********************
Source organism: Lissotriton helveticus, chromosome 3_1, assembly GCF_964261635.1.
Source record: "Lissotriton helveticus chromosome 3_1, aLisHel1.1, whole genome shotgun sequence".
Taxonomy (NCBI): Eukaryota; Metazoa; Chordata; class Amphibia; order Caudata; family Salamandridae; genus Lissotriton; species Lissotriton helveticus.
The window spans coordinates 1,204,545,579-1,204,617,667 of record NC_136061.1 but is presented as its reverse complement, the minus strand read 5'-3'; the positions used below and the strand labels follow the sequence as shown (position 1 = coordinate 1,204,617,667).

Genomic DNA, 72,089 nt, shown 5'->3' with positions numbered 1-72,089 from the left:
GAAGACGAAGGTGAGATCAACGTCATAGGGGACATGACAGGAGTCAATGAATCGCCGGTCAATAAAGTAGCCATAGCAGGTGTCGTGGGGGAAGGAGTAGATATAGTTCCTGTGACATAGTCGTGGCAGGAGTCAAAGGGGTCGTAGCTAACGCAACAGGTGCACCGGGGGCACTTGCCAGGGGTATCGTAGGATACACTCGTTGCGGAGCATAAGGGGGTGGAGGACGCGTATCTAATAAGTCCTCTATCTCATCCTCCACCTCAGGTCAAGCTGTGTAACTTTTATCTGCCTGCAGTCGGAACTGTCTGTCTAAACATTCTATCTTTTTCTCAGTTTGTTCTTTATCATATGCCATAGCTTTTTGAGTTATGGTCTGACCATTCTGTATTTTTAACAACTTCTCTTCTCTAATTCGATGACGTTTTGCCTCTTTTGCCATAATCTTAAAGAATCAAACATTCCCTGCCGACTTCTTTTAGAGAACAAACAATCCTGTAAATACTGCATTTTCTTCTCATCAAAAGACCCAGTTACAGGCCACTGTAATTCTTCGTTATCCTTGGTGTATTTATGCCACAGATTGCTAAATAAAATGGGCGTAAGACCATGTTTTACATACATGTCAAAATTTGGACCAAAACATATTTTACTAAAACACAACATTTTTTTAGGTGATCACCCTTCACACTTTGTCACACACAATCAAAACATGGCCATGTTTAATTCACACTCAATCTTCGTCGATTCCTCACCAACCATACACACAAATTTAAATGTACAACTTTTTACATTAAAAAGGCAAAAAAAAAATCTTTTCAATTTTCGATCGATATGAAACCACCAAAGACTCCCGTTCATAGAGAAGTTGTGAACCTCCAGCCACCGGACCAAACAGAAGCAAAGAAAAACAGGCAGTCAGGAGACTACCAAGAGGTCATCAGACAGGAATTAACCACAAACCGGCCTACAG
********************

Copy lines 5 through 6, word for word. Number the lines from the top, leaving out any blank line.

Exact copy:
Genomic DNA, 72,089 nt, shown 5'->3' with positions numbered 1-72,089 from the left:
GAAGACGAAGGTGAGATCAACGTCATAGGGGACATGACAGGAGTCAATGAATCGCCGGTCAATAAAGTAGCCATAGCAGGTGTCGTGGGGGAAGGAGTAGATATAGTTCCTGTGACATAGTCGTGGCAGGAGTCAAAGGGGTCGTAGCTAACGCAACAGGTGCACCGGGGGCACTTGCCAGGGGTATCGTAGGATACACTCGTTGCGGAGCATAAGGGGGTGGAGGACGCGTATCTAATAAGTCCTCTATCTCATCCTCCACCTCAGGTCAAGCTGTGTAACTTTTATCTGCCTGCAGTCGGAACTGTCTGTCTAAACATTCTATCTTTTTCTCAGTTTGTTCTTTATCATATGCCATAGCTTTTTGAGTTATGGTCTGACCATTCTGTATTTTTAACAACTTCTCTTCTCTAATTCGATGACGTTTTGCCTCTTTTGCCATAATCTTAAAGAATCAAACATTCCCTGCCGACTTCTTTTAGAGAACAAACAATCCTGTAAATACTGCATTTTCTTCTCATCAAAAGACCCAGTTACAGGCCACTGTAATTCTTCGTTATCCTTGGTGTATTTATGCCACAGATTGCTAAATAAAATGGGCGTAAGACCATGTTTTACATACATGTCAAAATTTGGACCAAAACATATTTTACTAAAACACAACATTTTTTTAGGTGATCACCCTTCACACTTTGTCACACACAATCAAAACATGGCCATGTTTAATTCACACTCAATCTTCGTCGATTCCTCACCAACCATACACACAAATTTAAATGTACAACTTTTTACATTAAAAAGGCAAAAAAAAAATCTTTTCAATTTTCGATCGATATGAAACCACCAAAGACTCCCGTTCATAGAGAAGTTGTGAACCTCCAGCCACCGGACCAAACAGAAGCAAAGAAAAACAGGCAGTCAGGAGACTACCAAGAGGTCATCAGACAGGAATTAACCACAAACCGGCCTACAG